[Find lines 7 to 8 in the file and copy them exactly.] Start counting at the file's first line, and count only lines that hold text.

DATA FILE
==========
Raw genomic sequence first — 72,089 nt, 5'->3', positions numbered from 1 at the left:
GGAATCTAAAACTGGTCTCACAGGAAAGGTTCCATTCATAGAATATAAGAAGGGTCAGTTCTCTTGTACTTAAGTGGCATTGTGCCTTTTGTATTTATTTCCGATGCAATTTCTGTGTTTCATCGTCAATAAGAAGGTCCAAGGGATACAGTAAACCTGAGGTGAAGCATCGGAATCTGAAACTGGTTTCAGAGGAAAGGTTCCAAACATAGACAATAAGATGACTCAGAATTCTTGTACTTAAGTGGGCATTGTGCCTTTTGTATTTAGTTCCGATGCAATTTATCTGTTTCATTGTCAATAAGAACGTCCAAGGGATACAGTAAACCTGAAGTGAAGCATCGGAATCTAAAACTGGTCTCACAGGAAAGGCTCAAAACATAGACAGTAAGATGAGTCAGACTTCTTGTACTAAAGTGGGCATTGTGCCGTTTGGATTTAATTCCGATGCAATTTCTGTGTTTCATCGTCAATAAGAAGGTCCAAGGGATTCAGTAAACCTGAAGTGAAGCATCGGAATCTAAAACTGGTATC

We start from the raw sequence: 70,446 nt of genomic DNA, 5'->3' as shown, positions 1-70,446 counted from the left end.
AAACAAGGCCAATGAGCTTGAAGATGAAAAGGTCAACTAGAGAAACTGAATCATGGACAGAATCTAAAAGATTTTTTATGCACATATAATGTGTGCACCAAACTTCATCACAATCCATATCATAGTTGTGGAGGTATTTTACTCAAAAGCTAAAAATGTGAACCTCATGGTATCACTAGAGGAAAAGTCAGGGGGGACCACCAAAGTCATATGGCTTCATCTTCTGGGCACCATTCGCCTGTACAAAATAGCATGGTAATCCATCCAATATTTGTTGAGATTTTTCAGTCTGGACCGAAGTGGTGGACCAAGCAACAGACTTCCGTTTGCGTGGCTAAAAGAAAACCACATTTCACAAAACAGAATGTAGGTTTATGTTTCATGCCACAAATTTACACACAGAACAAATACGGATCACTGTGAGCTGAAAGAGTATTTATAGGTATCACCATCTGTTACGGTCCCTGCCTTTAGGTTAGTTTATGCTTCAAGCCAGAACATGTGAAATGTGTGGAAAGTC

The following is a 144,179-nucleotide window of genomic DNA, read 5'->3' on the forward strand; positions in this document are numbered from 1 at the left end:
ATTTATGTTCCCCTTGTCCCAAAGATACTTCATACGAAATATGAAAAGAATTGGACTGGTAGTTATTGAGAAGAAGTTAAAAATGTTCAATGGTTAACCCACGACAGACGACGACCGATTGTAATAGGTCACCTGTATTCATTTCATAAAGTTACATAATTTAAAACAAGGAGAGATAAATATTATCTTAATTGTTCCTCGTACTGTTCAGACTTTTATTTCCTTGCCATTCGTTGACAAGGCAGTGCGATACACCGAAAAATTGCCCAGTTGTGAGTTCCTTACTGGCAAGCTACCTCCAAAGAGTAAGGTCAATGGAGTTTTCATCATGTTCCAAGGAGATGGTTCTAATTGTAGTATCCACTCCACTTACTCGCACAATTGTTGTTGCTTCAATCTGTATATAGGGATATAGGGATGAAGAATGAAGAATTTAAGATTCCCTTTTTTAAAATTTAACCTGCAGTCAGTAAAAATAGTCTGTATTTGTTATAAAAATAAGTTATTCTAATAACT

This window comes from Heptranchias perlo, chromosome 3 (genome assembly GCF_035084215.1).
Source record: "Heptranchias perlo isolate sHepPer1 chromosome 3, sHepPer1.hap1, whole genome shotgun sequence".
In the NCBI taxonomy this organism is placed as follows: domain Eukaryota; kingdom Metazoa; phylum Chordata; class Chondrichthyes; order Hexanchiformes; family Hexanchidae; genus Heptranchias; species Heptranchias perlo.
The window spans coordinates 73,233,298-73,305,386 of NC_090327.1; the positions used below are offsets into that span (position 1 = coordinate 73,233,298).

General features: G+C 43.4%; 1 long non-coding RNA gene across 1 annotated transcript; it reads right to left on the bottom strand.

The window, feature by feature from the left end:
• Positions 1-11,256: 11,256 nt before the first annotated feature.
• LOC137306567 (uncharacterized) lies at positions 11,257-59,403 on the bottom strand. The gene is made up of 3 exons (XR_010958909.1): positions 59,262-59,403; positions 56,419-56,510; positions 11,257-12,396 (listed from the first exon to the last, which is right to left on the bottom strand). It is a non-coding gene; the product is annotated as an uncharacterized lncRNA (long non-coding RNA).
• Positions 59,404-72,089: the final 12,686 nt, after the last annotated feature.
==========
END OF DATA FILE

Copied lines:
This window comes from Heptranchias perlo, chromosome 3 (genome assembly GCF_035084215.1).
Source record: "Heptranchias perlo isolate sHepPer1 chromosome 3, sHepPer1.hap1, whole genome shotgun sequence".